Standout familial ties were the driving force behind Monday's opening session of the Keeneland September yearling sale as a pair of regally bred fillies became the first to sell for seven figures at this year's auction.
An athletic daughter of Bernardini and a bay filly by Curlin sold for $1.2 million and $1.1 million, respectively. During last year's opening session, four horses sold for $1 million or more.
Overall, Monday's gross of $33,165,000 from sales of 120 head was down 4.52 percent from last year, but the average rose 3.44 percent, to $276,375, with the median jumping 22.50 percent, to $245,000.
"I think the first day started off very well with some strong competitive bidding and a good cross-section of buyers and prices," said Geoffrey Russell, Keene land's director of sales. "It just showed the strength of the day's sale that we are so close to last year's gross with 10 less horses sold."
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In a scene that has played out countless times at the Keeneland sales pavilion, John Ferguson, agent for Sheikh Mohammed bin Rashid al Maktoum of Dubai, found himself surrounded by media after signing the ticket for the session topper.
Ferguson, the leading buyer 11 times at Keeneland in September, secured the Bernardini filly, out of the Grade I-winning Empire Maker mare Mushka, with a bid of $1.2 million.
The price continued a tradition of distinction for the filly's family in the sales arena.
Mushka has sold for seven figures twice at public auction, bringing $1.6 million at the 2006 Fasig-Tipton Saratoga select yearling sale and $2.4 million at the 2008 Keeneland November Breeding stock sale. Her colt by Distorted Humor sold for $1.65 million to Shadwell Stud at the 2012 Keeneland September yearling sale.
"It's one of the best pedigrees in the book," Ferguson said of the Bernardini filly. "Mushka was a beautiful looking yearling, and I believe we were underbidders on her. This one looks very much like her, but not only that, it goes back to a lovely family."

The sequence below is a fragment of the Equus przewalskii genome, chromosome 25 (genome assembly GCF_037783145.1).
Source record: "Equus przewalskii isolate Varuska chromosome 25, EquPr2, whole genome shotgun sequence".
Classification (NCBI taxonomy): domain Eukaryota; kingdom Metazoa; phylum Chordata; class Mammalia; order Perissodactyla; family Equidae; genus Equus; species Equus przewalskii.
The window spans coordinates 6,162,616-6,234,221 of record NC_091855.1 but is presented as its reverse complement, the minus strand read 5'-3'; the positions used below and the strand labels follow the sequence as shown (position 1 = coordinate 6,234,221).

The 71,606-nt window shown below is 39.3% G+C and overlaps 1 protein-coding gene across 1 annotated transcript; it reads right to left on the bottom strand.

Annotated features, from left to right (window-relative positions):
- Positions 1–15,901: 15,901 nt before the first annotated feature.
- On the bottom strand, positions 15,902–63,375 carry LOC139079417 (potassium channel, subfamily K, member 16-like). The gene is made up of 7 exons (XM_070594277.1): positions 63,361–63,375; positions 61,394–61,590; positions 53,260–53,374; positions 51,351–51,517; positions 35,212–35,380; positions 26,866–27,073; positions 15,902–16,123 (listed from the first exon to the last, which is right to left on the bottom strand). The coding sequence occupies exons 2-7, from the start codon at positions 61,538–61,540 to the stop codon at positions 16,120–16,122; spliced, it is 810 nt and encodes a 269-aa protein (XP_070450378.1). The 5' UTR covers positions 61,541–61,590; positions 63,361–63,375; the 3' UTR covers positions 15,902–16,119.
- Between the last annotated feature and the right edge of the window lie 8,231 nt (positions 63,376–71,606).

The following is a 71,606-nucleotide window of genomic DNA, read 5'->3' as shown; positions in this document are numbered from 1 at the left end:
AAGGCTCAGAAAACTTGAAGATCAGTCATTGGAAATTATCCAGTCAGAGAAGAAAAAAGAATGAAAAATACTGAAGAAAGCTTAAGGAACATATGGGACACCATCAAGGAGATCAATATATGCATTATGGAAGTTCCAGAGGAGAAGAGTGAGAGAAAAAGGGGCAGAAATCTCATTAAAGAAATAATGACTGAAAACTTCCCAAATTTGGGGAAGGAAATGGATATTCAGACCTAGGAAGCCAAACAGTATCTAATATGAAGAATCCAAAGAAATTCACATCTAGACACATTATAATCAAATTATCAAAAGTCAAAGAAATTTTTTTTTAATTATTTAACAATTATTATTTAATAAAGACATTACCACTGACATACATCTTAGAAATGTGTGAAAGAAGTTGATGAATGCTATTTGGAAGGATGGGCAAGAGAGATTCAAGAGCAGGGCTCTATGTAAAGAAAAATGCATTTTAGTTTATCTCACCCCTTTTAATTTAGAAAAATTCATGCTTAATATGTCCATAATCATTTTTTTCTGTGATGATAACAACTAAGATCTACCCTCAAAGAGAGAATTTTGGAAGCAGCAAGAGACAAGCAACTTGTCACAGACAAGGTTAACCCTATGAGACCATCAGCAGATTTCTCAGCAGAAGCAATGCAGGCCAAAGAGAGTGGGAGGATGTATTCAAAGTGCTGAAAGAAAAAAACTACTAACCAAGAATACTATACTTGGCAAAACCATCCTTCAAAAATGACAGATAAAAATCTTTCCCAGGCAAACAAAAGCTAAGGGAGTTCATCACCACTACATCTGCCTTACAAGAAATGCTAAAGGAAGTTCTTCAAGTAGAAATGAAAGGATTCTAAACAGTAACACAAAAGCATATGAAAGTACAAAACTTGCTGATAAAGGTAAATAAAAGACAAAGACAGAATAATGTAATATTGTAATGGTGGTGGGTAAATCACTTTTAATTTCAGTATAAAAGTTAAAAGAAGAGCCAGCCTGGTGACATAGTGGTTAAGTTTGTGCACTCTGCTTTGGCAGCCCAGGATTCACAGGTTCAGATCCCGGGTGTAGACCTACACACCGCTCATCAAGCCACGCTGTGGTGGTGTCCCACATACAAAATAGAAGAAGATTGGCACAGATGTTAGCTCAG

Added Reiley McDonald of Eaton Sales, which consigned the filly, "It's always a great sales pitch to have a horse who looks exactly like its mother who is a Grade I winner. But in this case, this was Muskha. She had her head type, her neck. She was shown 250 times ... and she never got tired."
The Curlin filly, consigned by Fred and Nancy Mitchell's Clarkland Farm, was sold to George Isaacs of Bridlewood Farm for $1.1 million. Out of stakes-winning mare Leslie's Lady, the filly is a half-sister to champion Beholder and Grade I winner Into Mischief.
The filly was the first seven-figure horse Clarkland has sold.
"To raise good horses that come off your farm is really what is it all about," said Marty Buckner, Nancy's daughter and yearling manager for Clarkland. "It's exciting and just a great blessing when a family comes to life like that. (To sell a seven-figure horse) is not really in our wheelhouse, that's not really in our realm. We didn't predict that, but we were hoping she would present herself well, which she did."
Lingering spottiness in the market brought the rate of horses not sold to 27.71 percent, down from 30.48 percent at last year's first session.
Were it not for one offering in particular that didn't not reach its reserve price, overall gross would have been on the upside. A War Front colt out of Group I winner Meridiana, bred by Jon and Sarah Kelly, looked to be the sales topper when it was hammered down for $1.95 million, but that bid wasn't high enough.
"I think he's a super horse," said Michael Hernon of Gainesway, which consigned the colt and did not disclose the reserve price. "In the auction arena, everyone has their own opinion and evaluation which they are certainly entitled to. This was a case in point."
The select Book One portion of the sale continues through Thursday, starting daily at noon. Sales then resume Saturday and continue through Sept. 21, with daily sessions at 10 a.m.